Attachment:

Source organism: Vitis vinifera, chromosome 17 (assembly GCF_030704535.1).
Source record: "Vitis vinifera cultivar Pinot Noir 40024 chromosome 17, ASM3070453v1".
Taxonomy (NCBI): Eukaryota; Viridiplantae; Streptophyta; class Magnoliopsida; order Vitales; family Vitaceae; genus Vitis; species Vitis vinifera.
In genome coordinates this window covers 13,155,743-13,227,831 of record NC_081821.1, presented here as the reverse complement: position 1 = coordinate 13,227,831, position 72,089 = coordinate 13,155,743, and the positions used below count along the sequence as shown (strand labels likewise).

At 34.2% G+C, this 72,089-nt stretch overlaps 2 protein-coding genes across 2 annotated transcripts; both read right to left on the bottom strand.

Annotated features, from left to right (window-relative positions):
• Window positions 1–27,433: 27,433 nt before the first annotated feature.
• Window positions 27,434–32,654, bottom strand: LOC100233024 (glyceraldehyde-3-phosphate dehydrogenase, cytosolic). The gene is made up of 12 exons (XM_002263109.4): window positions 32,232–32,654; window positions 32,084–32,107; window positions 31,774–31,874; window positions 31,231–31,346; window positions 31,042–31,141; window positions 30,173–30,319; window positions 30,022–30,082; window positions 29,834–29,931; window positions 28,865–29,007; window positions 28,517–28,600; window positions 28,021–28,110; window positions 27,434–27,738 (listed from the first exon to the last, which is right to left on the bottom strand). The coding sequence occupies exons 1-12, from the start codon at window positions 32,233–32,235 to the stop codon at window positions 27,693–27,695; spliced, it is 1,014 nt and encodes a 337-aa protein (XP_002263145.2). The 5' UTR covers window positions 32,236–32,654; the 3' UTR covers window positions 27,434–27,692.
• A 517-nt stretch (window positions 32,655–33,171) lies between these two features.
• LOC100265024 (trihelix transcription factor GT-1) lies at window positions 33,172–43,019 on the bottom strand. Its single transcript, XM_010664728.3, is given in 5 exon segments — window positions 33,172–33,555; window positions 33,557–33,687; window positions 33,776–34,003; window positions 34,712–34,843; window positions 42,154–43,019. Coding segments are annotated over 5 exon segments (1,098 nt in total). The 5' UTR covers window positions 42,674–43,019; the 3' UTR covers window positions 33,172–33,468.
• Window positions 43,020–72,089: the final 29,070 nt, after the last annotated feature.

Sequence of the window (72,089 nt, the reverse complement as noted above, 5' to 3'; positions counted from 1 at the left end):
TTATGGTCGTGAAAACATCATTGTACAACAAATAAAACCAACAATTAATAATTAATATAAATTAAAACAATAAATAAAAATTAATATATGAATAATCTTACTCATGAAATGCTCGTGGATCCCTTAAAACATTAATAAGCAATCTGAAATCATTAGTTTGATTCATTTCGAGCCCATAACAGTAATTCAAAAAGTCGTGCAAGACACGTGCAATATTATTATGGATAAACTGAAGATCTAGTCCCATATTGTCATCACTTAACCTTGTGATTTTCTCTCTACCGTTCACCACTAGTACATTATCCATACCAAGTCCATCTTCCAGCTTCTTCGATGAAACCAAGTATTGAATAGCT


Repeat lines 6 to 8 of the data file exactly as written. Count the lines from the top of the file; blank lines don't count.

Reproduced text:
Annotated features, from left to right (window-relative positions):
• Window positions 1–27,433: 27,433 nt before the first annotated feature.
• Window positions 27,434–32,654, bottom strand: LOC100233024 (glyceraldehyde-3-phosphate dehydrogenase, cytosolic). The gene is made up of 12 exons (XM_002263109.4): window positions 32,232–32,654; window positions 32,084–32,107; window positions 31,774–31,874; window positions 31,231–31,346; window positions 31,042–31,141; window positions 30,173–30,319; window positions 30,022–30,082; window positions 29,834–29,931; window positions 28,865–29,007; window positions 28,517–28,600; window positions 28,021–28,110; window positions 27,434–27,738 (listed from the first exon to the last, which is right to left on the bottom strand). The coding sequence occupies exons 1-12, from the start codon at window positions 32,233–32,235 to the stop codon at window positions 27,693–27,695; spliced, it is 1,014 nt and encodes a 337-aa protein (XP_002263145.2). The 5' UTR covers window positions 32,236–32,654; the 3' UTR covers window positions 27,434–27,692.